|Excerpts/Quotes, History, Texas, United States on 2013-03-20 03:36Z by Steven|
The American folk song “The Yellow Rose of Texas” is but one testimony to the desire for mixed-race women. The version of this song that most baby boomers were compelled to learn in grade school is devoid of its original reference to a mulatto slave woman, Emily Morgan (Horton 1993:137, Turner 1976), because through the decades the lyrics have been changed.
There’s a yellow rose in Texas that I am going to see,
No other darkey knows her, no darkey only me;
She cried so when I left her, it like to broke my heart,
And if I ever find her we never more will part.
She’s the sweetest rose of color this darkey ever knew,
Her eyes are bright as diamonds, they sparkle like the dew,
You may talk about your Dearest May, and sing of Rosa Lee,
But the yellow rose of Texas beats the belles of Tennessee.
The song was inspired by Morgan, who unwittingly played a decisive role in the defeat of General Antonio de Padua María Severino López de Santa Anna y Pérez de Lebrón at San Jacinto. According to Turner (1976), Morgan was a slave owned by Colonel James Morgan, who bought her in New York [City] and transported her to Texas in [October 25,] 1835. There she was captured by General Santa Anna, whom she served as a concubine. According to ethnologist William Bollaert, Sam Houston succeeded in a surprise attack in the battle of San Jacinto against Santa Anna, who was amorously engaged with Morgan. While Morgan may have led to the demise of Santa Anna’s troups, she was also an inspiration for “The Yellow Rose of Texas,” which has become integral to American folk music.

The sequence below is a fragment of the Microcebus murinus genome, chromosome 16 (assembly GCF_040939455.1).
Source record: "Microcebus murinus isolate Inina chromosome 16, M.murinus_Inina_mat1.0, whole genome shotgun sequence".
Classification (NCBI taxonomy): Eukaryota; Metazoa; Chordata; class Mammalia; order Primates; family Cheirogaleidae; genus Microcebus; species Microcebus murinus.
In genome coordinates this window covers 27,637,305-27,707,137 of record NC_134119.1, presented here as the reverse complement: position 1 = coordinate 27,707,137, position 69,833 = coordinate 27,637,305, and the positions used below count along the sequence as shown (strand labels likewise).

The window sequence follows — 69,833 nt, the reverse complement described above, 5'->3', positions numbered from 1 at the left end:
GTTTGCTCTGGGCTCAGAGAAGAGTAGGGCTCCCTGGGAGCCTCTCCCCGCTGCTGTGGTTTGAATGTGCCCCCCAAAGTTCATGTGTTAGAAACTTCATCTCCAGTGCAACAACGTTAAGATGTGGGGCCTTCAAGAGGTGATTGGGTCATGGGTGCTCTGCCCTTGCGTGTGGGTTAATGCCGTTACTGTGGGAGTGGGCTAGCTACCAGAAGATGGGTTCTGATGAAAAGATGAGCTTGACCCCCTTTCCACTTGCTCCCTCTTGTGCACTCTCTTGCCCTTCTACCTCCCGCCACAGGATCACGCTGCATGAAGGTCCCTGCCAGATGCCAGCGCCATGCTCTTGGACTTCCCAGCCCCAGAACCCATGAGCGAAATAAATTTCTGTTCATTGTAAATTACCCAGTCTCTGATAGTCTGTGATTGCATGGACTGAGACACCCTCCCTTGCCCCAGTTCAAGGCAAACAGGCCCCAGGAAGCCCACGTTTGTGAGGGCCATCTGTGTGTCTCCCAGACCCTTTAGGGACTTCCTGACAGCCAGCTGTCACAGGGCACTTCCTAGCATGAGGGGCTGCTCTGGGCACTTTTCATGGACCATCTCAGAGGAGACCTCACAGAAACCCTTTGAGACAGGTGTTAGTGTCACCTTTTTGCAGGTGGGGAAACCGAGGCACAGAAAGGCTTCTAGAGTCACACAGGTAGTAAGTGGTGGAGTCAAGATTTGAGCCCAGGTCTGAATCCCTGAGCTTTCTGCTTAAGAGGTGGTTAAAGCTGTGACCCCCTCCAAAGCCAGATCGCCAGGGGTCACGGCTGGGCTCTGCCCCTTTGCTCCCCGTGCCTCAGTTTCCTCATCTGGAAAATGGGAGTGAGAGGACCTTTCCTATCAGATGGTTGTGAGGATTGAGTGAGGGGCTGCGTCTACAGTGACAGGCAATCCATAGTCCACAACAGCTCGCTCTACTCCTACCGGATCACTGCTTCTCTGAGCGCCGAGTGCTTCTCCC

According to Turner (1976:49) the song was “composed and arranged expressly for Charles H. Brown by J. K. … Through the years the identity of the initialed composer or arranger has remained a mystery” (see original lyrics in Appendix E). Throughout the ensuing decades, writers have changed the lyrics, and after the 1858 and 1906 versions (see Appendices F and G), the term “darky” disappeared altogether, thus obliterating the metaphor of the yellow “rose.” While lyrics can easily be changed, the historical accounts, and, indeed the progeny of mixed unions cannot obscure the genetic record. Despite theories that promulgated the inferiority of African women, it was not unusual for Europen American men to engage in conjugal relations with these same women.
Obiagele Lake, Blue Veins and Kinky Hair: Naming and Color Consciousness in African America (Santa Barbara: Greenwood Publishing Group, 2003), 21.
Read more about the “Yellow Rose of Texas” here.